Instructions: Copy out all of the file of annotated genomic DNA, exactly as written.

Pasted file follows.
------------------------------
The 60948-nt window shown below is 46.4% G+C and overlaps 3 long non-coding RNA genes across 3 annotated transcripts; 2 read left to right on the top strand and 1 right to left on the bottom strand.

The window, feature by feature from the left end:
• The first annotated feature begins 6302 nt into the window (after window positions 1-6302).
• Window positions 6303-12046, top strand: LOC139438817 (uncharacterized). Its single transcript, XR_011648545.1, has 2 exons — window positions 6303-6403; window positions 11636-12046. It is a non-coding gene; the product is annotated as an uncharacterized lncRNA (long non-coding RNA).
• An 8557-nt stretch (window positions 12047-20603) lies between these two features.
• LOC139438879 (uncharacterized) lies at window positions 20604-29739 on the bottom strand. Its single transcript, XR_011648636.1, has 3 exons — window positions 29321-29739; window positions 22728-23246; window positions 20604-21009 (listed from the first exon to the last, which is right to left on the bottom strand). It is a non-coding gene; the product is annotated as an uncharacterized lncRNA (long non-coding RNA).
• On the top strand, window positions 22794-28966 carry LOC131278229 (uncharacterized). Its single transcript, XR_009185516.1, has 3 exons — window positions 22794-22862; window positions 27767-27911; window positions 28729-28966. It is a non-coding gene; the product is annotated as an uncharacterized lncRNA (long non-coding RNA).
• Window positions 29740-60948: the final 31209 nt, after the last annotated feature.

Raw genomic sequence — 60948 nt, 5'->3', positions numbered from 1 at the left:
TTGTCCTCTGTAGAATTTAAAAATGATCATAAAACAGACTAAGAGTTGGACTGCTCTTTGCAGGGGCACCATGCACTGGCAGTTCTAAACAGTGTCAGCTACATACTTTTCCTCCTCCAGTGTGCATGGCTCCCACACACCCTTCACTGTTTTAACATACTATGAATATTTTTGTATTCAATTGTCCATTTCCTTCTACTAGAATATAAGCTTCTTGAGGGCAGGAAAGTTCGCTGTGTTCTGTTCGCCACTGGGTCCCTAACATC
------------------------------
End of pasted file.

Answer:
The 60948-nt window shown below is 46.4% G+C and overlaps 3 long non-coding RNA genes across 3 annotated transcripts; 2 read left to right on the top strand and 1 right to left on the bottom strand.

The window, feature by feature from the left end:
• The first annotated feature begins 6302 nt into the window (after window positions 1-6302).
• Window positions 6303-12046, top strand: LOC139438817 (uncharacterized). Its single transcript, XR_011648545.1, has 2 exons — window positions 6303-6403; window positions 11636-12046. It is a non-coding gene; the product is annotated as an uncharacterized lncRNA (long non-coding RNA).
• An 8557-nt stretch (window positions 12047-20603) lies between these two features.
• LOC139438879 (uncharacterized) lies at window positions 20604-29739 on the bottom strand. Its single transcript, XR_011648636.1, has 3 exons — window positions 29321-29739; window positions 22728-23246; window positions 20604-21009 (listed from the first exon to the last, which is right to left on the bottom strand). It is a non-coding gene; the product is annotated as an uncharacterized lncRNA (long non-coding RNA).
• On the top strand, window positions 22794-28966 carry LOC131278229 (uncharacterized). Its single transcript, XR_009185516.1, has 3 exons — window positions 22794-22862; window positions 27767-27911; window positions 28729-28966. It is a non-coding gene; the product is annotated as an uncharacterized lncRNA (long non-coding RNA).
• Window positions 29740-60948: the final 31209 nt, after the last annotated feature.

Raw genomic sequence — 60948 nt, 5'->3', positions numbered from 1 at the left:
TTGTCCTCTGTAGAATTTAAAAATGATCATAAAACAGACTAAGAGTTGGACTGCTCTTTGCAGGGGCACCATGCACTGGCAGTTCTAAACAGTGTCAGCTACATACTTTTCCTCCTCCAGTGTGCATGGCTCCCACACACCCTTCACTGTTTTAACATACTATGAATATTTTTGTATTCAATTGTCCATTTCCTTCTACTAGAATATAAGCTTCTTGAGGGCAGGAAAGTTCGCTGTGTTCTGTTCGCCACTGGGTCCCTAACATC